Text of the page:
Leah was a far better character in Simon.  She was insightful and witty and relatable. In her own book, we are stuck in her head all day and it’s full of tropey teen angst and bitchiness-what did she mean when she said that? Why did he look at me like that? UGH- TEEN PROBLEMS! Leah didn’t like her mother’s new boyfriend-how many times have we read this trope.  Leah’s attitude about this situation seemed out of character. Leah is supposed to be a cool chick but her attitude about the new boyfriend was that of a basic chick and once again-TEEN PROBLEMS! Albertalli offered no new insight on a teen dealing with her mom moving on.

Just like The Upside of the Unrequited, this book was not written for me and I couldn’t pull any relatable themes for a person my age.  There were too many characters to connect with any of them and the more round characters displayed no nuance-this includes Leah. Albertalli isn’t adding anything new to the coming of age narrative.  I do think teens will like it and I will recommend it to teens but not to adults.

Bang Bang Rating bombbombbomb 1/4

Devils Unto Dust


Devils Unto Dust

By: Emma Berquist

Genre: Paranormal/Zombies

Publication Date: April 10, 2018

Bang Bang Review

After a virus killed her mother, Will is left to take care of her three younger siblings. Will’s father, a gambler and drunk, stole money from a zombie hunter and the hunter threatens to hurt her siblings if Will doesn’t return the money. Will hires two hunters to help her travel to find her father. Simple plot? Yes but there are a whole bunch of ways to screw it up.

Let’s begin by saying that this book is 500 freakin’ pages with a whole bunch of short chapters.

Devils began well enough with a teen girl who is left to care for her family in a zombie/virus infested world. There’s some initial tension build up but that fades pretty quickly as there’s little to no world building or nuanced characters.  We don’t learn what year it is until midway through and that’s not neccessarily a problem but it would have helped to picture the world since the author didn’t.  I hate when new worlds are told in first person! In some books such as Dread Nation, the world is info-dumped-no bueno.  In this book, we’re barely told anything.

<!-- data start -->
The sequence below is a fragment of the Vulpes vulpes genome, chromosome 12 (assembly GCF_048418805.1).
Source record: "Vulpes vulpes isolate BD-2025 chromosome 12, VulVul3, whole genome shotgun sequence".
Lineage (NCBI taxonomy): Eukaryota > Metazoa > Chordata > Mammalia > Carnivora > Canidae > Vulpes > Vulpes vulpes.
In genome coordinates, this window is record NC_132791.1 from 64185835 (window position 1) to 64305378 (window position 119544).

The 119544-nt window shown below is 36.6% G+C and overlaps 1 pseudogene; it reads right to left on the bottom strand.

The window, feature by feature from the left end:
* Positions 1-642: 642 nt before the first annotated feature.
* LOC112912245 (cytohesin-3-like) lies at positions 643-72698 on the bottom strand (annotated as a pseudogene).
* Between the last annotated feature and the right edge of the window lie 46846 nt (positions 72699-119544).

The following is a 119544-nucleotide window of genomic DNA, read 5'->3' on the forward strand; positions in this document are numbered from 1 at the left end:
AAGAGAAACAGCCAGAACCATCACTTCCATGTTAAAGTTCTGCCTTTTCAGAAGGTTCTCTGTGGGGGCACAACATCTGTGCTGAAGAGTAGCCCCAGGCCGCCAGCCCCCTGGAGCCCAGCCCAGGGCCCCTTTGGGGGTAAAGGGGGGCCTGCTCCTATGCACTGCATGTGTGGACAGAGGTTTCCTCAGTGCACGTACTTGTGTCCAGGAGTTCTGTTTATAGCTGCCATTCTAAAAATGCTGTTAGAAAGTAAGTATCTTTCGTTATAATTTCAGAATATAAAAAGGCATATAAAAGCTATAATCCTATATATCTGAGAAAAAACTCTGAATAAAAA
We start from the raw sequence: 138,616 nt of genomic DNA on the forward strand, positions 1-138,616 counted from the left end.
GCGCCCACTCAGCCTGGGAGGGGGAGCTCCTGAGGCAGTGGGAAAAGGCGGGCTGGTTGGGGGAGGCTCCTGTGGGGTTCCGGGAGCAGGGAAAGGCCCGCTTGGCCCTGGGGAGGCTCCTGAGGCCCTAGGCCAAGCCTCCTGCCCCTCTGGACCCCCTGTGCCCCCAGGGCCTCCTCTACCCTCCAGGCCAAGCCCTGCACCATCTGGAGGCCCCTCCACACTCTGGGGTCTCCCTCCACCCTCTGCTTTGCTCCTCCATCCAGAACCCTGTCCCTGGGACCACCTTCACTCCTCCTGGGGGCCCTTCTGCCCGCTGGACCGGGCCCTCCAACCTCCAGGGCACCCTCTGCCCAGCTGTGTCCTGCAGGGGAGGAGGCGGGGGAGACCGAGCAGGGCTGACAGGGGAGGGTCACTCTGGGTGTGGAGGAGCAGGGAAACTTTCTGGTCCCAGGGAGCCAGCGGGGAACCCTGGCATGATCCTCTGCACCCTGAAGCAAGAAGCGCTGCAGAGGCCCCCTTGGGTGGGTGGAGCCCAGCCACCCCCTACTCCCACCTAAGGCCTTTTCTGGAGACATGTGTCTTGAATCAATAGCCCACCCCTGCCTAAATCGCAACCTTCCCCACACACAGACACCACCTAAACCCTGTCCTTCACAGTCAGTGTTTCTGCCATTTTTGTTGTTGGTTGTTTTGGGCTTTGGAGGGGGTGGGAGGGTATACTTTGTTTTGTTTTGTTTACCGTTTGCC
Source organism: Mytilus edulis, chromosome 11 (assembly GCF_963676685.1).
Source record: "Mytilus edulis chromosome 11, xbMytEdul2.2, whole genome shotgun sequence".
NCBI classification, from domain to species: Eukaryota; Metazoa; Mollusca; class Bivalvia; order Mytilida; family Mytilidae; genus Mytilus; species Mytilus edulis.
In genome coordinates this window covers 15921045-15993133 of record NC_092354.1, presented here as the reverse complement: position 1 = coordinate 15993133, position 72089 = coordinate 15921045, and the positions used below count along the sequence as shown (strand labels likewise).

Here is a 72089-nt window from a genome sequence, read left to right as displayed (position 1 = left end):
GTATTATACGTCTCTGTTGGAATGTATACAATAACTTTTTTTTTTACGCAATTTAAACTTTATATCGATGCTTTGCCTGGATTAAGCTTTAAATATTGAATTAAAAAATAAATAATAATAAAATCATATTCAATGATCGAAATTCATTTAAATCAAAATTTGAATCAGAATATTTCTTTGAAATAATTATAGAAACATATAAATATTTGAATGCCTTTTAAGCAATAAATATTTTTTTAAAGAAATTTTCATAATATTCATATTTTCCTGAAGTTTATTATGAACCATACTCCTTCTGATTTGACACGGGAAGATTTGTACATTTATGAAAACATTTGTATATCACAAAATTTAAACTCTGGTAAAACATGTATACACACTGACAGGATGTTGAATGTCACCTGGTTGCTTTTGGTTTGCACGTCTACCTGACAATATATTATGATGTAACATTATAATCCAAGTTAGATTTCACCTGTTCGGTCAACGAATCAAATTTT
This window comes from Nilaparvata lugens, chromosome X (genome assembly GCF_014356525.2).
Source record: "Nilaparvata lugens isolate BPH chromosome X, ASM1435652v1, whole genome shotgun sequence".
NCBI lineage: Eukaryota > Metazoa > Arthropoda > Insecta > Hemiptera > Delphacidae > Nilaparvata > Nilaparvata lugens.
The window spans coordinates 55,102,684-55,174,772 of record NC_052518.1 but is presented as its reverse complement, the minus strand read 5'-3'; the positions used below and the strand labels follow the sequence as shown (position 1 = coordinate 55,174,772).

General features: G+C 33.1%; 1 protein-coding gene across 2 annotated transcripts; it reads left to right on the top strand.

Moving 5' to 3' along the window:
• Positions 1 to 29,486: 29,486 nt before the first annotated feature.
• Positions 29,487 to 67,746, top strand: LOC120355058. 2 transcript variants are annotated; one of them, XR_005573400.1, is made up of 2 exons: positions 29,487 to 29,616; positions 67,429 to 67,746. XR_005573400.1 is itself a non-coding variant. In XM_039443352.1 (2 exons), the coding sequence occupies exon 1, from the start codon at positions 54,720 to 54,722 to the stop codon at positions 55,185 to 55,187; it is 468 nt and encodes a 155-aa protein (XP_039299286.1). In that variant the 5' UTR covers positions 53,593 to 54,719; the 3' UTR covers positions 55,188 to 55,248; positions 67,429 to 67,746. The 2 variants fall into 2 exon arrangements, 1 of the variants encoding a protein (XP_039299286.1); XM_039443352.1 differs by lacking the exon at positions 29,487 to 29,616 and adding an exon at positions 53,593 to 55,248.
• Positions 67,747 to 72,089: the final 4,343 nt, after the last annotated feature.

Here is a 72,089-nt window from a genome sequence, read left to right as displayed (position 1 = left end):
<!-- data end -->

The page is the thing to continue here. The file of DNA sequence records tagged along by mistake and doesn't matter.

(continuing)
Another problem with 1st person POV is that if the main character dies, the story abruptly ends.  At one point, Will gets sick and the author tries to create an intensity of her impeding death but we know she’s not going to die because SHE’S TELLING THE STORY!  Some authors have killed the 1st person POV but it’s at the end of the story not the middle.

The writing was elementary. There were several instances in the book where Will and her fourteen year old brother argue like children and not people who have had to grow up really quickly because their parents left.  “She started it.” Yes, this is a sentence uttered in this book a couple of times. There were pages of these pointless and juvenile arguing and it became comical and humor was not the intention of the author.  There was no substance to any of their conversations.  When characters are placed in a situation of dire circumstance, they often have strong opinions of life and love and death but none of that happens in this book.

If you are looking for a good book about the meaning of life and family and hopes and dreams with meaning and insightful dialogue and strong and special characters, this ain’t it. I don’t read a lot of zombie books but I’d recommend In the After by Demitria Lunetta or reread The 5th Wave.

Bang Bang Rating bombbomb

March Wrap Up-Any Bangs?

Hell NO!

March was a slow month for new pubs and my reading reflects it also. I didn’t feel like reading much so there’s that. As always, please click the cover or title for a full review (not all titles have reviews).

Because of my podcast with Roulette Reader, I try to only read books published in the month we are currently in.

Here’s our March best and worst podcast 


The Wicked Deep by Shea Ernshaw

Basic writing and weak character development.  This got picked up by Netflix-SERIOUSLY?

Bang Bang Rating bombbomb

Dance of Thieves_FINAL 9.18

Dance of Thieves by Mary E. Pearson

A little sluggish in the middle but great character development and story.

Bang Bang Rating bombbombbombbomb


The Case for Jamie by Brittany Cavallaro

Cavallaro is a good writer I just wish she would focus.

Bang Bang Rating: DNF


The Fellowship of the Ring by JRR Tolkien

Unpopular Opinion Time-Lots of info-dumping. I’ll watch the movies but I won’t finish the books.